It is summer, the time to look for something new and different. And I'm not talking about the tasteless junk that NBC has been airing in a surprisingly successful attempt to keep viewers from heading to cable.
If "Fear Factor" and "Spy TV" have done anything besides make us realize how low a network will go, it is to make us appreciate some cable offerings.
Showtime's "Soul Food" (10 tonight, pay-cable) is a delectable, tender blend of tasty family themes with a sweet religious undercurrent, spiced up by beautiful-looking actors and actresses.
Based on the hit movie, this series ended its first season with a devastating automobile accident that altered the lives of a multi-generational African-American family in Chicago.
At the center of it all is the rock of the three Joseph sisters, high-powered attorney Teri Joseph, played by the wondrous Nicole Parker.
Teri leaves her job temporarily to help sister Maxine Chadway (Vanessa Williams) with her children so Maxine can run the family towing business while her husband, Kenny (Rockmond Dunbar), recuperates from his injuries. Teri also has to give emotional support to younger sister Tracy "Bird" Van Adams (Malinda Williams), who develops an embarrassing medical condition after the accident that threatens her relationship with her husband, Lem (Darrin DeWitt Henson). Meanwhile, Teri's boyfriend, Damon Carter (Boris Kodjoe), is so guilt-ridden that he was driving that he isn't in the mood for anything but sulking.
And then there's Teri's law firm, a cold-hearted outfit that is willing to risk losing a prized and talented African-American associate if she puts family before her job for too long.
The accident also has deeply affected Maxine and Kenny's 12-year-old son, Ahmad (Aaron Meeks), who speaks to his dead grandmother and has to be convinced that he isn't somehow responsible for a curse that seems to hover around the family.
The season's first two episodes are quite involving as the sisters attempt to get their lives - and men - on track. And unlike some cable offerings, "Soul Food" keeps the sexual and crude language content to a reasonable level. It is there on "Soul Food," but it isn't overdone.
Teri's strength is best revealed in the powerful scene in which the suits in her law firm try to manipulate her out of a partnership. It is impossible not to root for Teri in or out of the courtroom.
Commercial television's inability to get a large enough audience to keep a black-oriented drama on the air is well-documented, with the latest failure being CBS' "City of Angels" last season.
Showtime doesn't need a large audience, just one as devoted as the Joseph sisters are to their family. And the pay-service, which has a large minority audience, is feeding its subscribers a quality show with universal themes that should relate to everyone.
Rating: 3 stars out of 4
Showtime's newest series, "The Chris Isaak Show," ends its first oddball season at 10 p.m on Monday with a spoof of VH-1's "Behind the Music," replete with tall tales about the musician's life from celebrities, some of whom even knew him.
The joke is that Isaak has lived too normal and dull a life to make an interesting show, though he did have the heartache of growing up in California without a swimming pool. The show's publicist, Dana (Samantha Ferris), tries to find something - anything - to build the show around and promote. An addiction or an out-of-wedlock child would be preferable.
"Like most people, I did marijuana and heroin," says Isaak. "I don't consider them drugs because they are God's flowers." Then he reveals he's kidding. "I've never smoked a cigarette," he confesses.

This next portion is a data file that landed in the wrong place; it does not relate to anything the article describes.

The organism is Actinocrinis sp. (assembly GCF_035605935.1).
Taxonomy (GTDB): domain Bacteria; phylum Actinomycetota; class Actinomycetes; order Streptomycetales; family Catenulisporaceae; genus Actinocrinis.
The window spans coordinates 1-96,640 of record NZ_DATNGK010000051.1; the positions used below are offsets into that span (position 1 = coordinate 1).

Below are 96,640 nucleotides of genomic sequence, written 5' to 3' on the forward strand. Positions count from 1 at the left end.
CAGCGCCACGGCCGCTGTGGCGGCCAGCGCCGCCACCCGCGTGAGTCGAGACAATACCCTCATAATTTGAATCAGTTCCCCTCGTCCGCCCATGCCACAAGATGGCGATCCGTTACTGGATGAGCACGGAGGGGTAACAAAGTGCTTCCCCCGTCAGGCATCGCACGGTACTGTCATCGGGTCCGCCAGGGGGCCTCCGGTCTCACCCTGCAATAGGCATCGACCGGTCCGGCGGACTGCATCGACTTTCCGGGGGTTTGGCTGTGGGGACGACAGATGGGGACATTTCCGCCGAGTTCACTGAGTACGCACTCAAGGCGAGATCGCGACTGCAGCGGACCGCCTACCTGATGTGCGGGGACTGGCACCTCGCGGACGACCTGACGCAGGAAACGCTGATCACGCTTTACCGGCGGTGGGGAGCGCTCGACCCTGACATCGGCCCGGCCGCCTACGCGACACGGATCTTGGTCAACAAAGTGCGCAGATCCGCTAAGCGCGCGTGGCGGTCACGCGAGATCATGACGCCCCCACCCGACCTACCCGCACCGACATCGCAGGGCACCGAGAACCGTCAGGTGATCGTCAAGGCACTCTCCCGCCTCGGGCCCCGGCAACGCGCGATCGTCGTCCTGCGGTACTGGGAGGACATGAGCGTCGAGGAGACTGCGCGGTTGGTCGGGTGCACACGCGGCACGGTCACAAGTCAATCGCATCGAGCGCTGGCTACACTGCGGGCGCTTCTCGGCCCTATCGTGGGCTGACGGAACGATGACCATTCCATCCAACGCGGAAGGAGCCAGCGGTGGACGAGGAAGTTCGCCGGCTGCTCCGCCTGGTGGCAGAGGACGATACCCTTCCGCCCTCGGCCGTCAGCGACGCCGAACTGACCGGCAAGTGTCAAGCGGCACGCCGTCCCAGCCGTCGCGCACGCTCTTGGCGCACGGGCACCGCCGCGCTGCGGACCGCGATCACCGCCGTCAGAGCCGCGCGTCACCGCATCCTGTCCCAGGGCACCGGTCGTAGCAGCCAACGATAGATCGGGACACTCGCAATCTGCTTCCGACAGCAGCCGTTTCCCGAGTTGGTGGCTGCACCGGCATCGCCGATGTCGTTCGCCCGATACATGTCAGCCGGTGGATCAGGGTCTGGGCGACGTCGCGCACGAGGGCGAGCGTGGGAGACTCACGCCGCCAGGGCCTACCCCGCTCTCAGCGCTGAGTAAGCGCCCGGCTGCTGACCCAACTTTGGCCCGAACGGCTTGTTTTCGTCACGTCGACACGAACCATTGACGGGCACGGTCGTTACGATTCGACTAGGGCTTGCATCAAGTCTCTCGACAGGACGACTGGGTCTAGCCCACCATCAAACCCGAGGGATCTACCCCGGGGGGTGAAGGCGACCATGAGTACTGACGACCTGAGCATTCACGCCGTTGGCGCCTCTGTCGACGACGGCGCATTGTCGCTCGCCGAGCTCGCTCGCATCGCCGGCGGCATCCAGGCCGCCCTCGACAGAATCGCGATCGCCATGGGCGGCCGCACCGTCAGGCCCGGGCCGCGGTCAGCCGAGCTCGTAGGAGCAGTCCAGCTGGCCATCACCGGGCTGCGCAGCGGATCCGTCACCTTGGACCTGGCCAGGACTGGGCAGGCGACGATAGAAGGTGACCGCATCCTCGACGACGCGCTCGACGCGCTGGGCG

Dana eventually gets a clue about a possible sexy topic from band member Anson (Jed Ress), whom she uses in other pay-cable ways. A third sub-plot finds Isaak's manager, Yola (Kristin Dattilo), feeling guilty for accidentally getting a deaf-and-blind masseuse fired.
As in most episodes, the finale has some funny moments but is way too long. If "Isaak" comes back next season, Showtime should cut it from an hour to a half-hour. It certainly would have been easy to eliminate the deaf-and-blind story line.
Rating: 2 1/2 stars
The third cable premiere this week is the return of "The Man Show" (10 p.m, Sunday, Comedy Central), which stars Fox NFL pregame forecaster Jimmy Kimmel and Adam Carolla.
Built on a politically incorrect premise that men love their beer cold and their women hot, and that nothing is too tasteless to poke fun at, this season's first two episodes go far enough to make you wonder if Comedy Central has become a pay-cable channel and Howard Stern is the show's censor.
The show's attitude is revealed early, when Kimmel introduces a videotape of a cousin who moons his unsuspecting friend as he lies asleep on the couch watching a football game. Naturally, the partly camouflaged scene is replayed, with the aid of a telestrator.
Then, it's off to a doctor's office where our hosts compete in a reproductive race and trade witticisms with the doctor grading their efforts. There also is a feature, "Strip Club Do's and Don'ts," that should be helpful for anyone headed to the Canadian ballet this summer. And then there is one bit I can't even begin to discuss.
Finally, there's some funny, tasteless bashing of Oprah, the sensitive talk show host who has entered the magazine field to spread her spirited message to women. If "The Man Show" is nothing else, it is the anti-Oprah. Next week, our two hosts pretend to be drunken airline pilots, frightening passengers in the process. It is one of the tamer bits of the first two shows, which at least aren't as mean-spirited as "Spy TV."
Is "The Man Show" crude, tasteless, sophomoric and silly? Guilty, guilty, guilty, guilty. Be warned. That said, I felt a little guilty for laughing so much. If Isaak did anything as outrageous as the goings-on at "The Man Show," surely it would have landed on "Behind the Music."
Rating: 2 1/2 stars